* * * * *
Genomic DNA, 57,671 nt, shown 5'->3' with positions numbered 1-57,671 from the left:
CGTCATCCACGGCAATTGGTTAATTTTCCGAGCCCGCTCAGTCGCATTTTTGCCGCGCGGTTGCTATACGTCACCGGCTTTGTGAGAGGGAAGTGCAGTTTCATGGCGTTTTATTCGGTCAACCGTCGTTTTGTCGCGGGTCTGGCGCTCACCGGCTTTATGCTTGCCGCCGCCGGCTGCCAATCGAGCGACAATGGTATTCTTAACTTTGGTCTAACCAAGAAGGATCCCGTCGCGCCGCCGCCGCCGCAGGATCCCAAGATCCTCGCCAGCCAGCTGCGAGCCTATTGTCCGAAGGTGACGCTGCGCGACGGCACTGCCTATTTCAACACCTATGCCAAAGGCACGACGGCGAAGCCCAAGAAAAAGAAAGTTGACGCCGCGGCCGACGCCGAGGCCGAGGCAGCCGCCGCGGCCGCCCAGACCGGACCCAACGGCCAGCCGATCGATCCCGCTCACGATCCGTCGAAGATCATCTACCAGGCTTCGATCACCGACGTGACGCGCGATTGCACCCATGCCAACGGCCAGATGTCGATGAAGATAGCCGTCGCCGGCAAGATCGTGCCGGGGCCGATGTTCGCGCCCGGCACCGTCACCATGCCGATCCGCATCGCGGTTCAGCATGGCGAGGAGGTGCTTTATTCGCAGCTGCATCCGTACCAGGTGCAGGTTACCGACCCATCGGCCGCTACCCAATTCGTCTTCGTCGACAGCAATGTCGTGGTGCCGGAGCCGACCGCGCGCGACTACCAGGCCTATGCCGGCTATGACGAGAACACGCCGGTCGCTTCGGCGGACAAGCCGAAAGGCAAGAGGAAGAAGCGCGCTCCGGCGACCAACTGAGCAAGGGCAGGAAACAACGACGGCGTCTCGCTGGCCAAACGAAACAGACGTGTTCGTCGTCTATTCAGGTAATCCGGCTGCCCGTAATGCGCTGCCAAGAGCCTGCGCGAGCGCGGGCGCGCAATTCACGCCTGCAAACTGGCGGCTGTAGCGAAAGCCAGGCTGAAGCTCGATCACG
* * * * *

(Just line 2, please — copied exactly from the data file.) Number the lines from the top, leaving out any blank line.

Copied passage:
CGTCATCCACGGCAATTGGTTAATTTTCCGAGCCCGCTCAGTCGCATTTTTGCCGCGCGGTTGCTATACGTCACCGGCTTTGTGAGAGGGAAGTGCAGTTTCATGGCGTTTTATTCGGTCAACCGTCGTTTTGTCGCGGGTCTGGCGCTCACCGGCTTTATGCTTGCCGCCGCCGGCTGCCAATCGAGCGACAATGGTATTCTTAACTTTGGTCTAACCAAGAAGGATCCCGTCGCGCCGCCGCCGCCGCAGGATCCCAAGATCCTCGCCAGCCAGCTGCGAGCCTATTGTCCGAAGGTGACGCTGCGCGACGGCACTGCCTATTTCAACACCTATGCCAAAGGCACGACGGCGAAGCCCAAGAAAAAGAAAGTTGACGCCGCGGCCGACGCCGAGGCCGAGGCAGCCGCCGCGGCCGCCCAGACCGGACCCAACGGCCAGCCGATCGATCCCGCTCACGATCCGTCGAAGATCATCTACCAGGCTTCGATCACCGACGTGACGCGCGATTGCACCCATGCCAACGGCCAGATGTCGATGAAGATAGCCGTCGCCGGCAAGATCGTGCCGGGGCCGATGTTCGCGCCCGGCACCGTCACCATGCCGATCCGCATCGCGGTTCAGCATGGCGAGGAGGTGCTTTATTCGCAGCTGCATCCGTACCAGGTGCAGGTTACCGACCCATCGGCCGCTACCCAATTCGTCTTCGTCGACAGCAATGTCGTGGTGCCGGAGCCGACCGCGCGCGACTACCAGGCCTATGCCGGCTATGACGAGAACACGCCGGTCGCTTCGGCGGACAAGCCGAAAGGCAAGAGGAAGAAGCGCGCTCCGGCGACCAACTGAGCAAGGGCAGGAAACAACGACGGCGTCTCGCTGGCCAAACGAAACAGACGTGTTCGTCGTCTATTCAGGTAATCCGGCTGCCCGTAATGCGCTGCCAAGAGCCTGCGCGAGCGCGGGCGCGCAATTCACGCCTGCAAACTGGCGGCTGTAGCGAAAGCCAGGCTGAAGCTCGATCACG